Oct. 3 (Bloomberg) -- Thailand’s baht fell to its weakest level in more than a year after export growth moderated and the nation’s current account swung to a deficit in August.
Overseas shipments, which account for about two-thirds of Southeast Asia’s second-biggest economy, rose 28 percent from a year earlier after having increased 36 percent in July, the central bank said on Sept. 30. The current account, a broad measure of trade, showed a shortfall of $697 million from a surplus of $3.4 billion in July. The MSCI Asia-Pacific Index of regional shares slid for a second day before European officials meet today to discuss the threat of a Greek default.
“Sluggish economic conditions in developed nations are hurting sentiment for Thailand that heavily depends on exports,” said Tohru Nishihama, an economist at Dai-ichi Life Research Institute Inc. in Tokyo. “Investors have become risk averse because there hasn’t been any fundamental solution to Europe’s problems yet.”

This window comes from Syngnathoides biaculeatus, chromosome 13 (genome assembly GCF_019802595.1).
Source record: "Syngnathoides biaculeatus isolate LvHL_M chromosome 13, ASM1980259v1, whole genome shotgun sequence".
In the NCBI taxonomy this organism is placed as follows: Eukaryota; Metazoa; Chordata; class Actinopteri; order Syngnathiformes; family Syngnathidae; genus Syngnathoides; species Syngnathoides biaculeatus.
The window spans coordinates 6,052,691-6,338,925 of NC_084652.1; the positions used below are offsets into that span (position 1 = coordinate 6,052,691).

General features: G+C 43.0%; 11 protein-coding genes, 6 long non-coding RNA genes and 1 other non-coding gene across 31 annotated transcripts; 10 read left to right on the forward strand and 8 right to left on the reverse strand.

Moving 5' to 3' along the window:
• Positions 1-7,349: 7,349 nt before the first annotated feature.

The baht slumped 0.5 percent to 31.25 per dollar as of 3:19 p.m. in Bangkok, according to data compiled by Bloomberg. It touched 31.36 earlier, the weakest level since Aug. 27, 2010. The currency lost 3.7 percent in September, the biggest monthly decline since March 2001.
Global funds sold $542 million more Thai equities and $48 million more local government debt than they bought last month, according to data from the stock exchange and the Thai Bond Market Association.
A government report today showed consumer prices gained 4.03 percent in September from a year earlier, compared with a 4.29 percent pace the previous month.
Government bonds fell. The yield on the 5.25 percent notes due May 2014 added three basis points, or 0.03 percentage point, to 3.57 percent, according to data compiled by Bloomberg.
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